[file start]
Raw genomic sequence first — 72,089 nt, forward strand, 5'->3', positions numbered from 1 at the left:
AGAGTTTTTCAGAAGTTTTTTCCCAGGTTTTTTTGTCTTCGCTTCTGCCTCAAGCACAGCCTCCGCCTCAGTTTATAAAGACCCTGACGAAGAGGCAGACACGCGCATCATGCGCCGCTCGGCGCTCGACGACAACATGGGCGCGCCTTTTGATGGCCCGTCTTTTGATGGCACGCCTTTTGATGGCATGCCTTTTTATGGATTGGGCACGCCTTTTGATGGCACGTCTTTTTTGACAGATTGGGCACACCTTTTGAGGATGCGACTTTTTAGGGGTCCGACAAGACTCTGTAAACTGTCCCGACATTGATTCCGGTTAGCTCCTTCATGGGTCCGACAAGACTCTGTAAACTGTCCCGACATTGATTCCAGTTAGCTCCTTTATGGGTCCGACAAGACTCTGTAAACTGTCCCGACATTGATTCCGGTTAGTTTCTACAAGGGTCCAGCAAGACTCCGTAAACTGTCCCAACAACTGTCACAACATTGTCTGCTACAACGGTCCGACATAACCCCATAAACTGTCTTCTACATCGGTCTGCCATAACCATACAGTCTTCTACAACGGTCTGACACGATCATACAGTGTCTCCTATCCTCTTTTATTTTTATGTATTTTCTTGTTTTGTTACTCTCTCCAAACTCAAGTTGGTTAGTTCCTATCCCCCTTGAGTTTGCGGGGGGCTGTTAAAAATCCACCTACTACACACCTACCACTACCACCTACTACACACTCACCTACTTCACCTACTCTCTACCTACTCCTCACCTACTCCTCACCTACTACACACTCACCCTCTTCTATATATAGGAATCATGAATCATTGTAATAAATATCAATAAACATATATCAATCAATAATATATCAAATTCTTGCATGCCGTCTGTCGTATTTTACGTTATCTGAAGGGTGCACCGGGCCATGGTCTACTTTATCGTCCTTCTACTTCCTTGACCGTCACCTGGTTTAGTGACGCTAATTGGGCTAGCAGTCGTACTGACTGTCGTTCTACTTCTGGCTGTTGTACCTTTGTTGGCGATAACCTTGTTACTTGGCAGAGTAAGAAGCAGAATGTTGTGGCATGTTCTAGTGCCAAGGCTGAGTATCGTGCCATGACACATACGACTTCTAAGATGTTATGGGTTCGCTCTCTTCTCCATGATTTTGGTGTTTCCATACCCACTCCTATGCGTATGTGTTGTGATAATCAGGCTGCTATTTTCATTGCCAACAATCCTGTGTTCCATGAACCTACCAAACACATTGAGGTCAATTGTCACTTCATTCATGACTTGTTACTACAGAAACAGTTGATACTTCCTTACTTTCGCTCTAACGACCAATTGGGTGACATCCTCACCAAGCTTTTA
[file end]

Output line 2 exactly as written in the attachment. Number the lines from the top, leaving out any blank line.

AGAGTTTTTCAGAAGTTTTTTCCCAGGTTTTTTTGTCTTCGCTTCTGCCTCAAGCACAGCCTCCGCCTCAGTTTATAAAGACCCTGACGAAGAGGCAGACACGCGCATCATGCGCCGCTCGGCGCTCGACGACAACATGGGCGCGCCTTTTGATGGCCCGTCTTTTGATGGCACGCCTTTTGATGGCATGCCTTTTTATGGATTGGGCACGCCTTTTGATGGCACGTCTTTTTTGACAGATTGGGCACACCTTTTGAGGATGCGACTTTTTAGGGGTCCGACAAGACTCTGTAAACTGTCCCGACATTGATTCCGGTTAGCTCCTTCATGGGTCCGACAAGACTCTGTAAACTGTCCCGACATTGATTCCAGTTAGCTCCTTTATGGGTCCGACAAGACTCTGTAAACTGTCCCGACATTGATTCCGGTTAGTTTCTACAAGGGTCCAGCAAGACTCCGTAAACTGTCCCAACAACTGTCACAACATTGTCTGCTACAACGGTCCGACATAACCCCATAAACTGTCTTCTACATCGGTCTGCCATAACCATACAGTCTTCTACAACGGTCTGACACGATCATACAGTGTCTCCTATCCTCTTTTATTTTTATGTATTTTCTTGTTTTGTTACTCTCTCCAAACTCAAGTTGGTTAGTTCCTATCCCCCTTGAGTTTGCGGGGGGCTGTTAAAAATCCACCTACTACACACCTACCACTACCACCTACTACACACTCACCTACTTCACCTACTCTCTACCTACTCCTCACCTACTCCTCACCTACTACACACTCACCCTCTTCTATATATAGGAATCATGAATCATTGTAATAAATATCAATAAACATATATCAATCAATAATATATCAAATTCTTGCATGCCGTCTGTCGTATTTTACGTTATCTGAAGGGTGCACCGGGCCATGGTCTACTTTATCGTCCTTCTACTTCCTTGACCGTCACCTGGTTTAGTGACGCTAATTGGGCTAGCAGTCGTACTGACTGTCGTTCTACTTCTGGCTGTTGTACCTTTGTTGGCGATAACCTTGTTACTTGGCAGAGTAAGAAGCAGAATGTTGTGGCATGTTCTAGTGCCAAGGCTGAGTATCGTGCCATGACACATACGACTTCTAAGATGTTATGGGTTCGCTCTCTTCTCCATGATTTTGGTGTTTCCATACCCACTCCTATGCGTATGTGTTGTGATAATCAGGCTGCTATTTTCATTGCCAACAATCCTGTGTTCCATGAACCTACCAAACACATTGAGGTCAATTGTCACTTCATTCATGACTTGTTACTACAGAAACAGTTGATACTTCCTTACTTTCGCTCTAACGACCAATTGGGTGACATCCTCACCAAGCTTTTA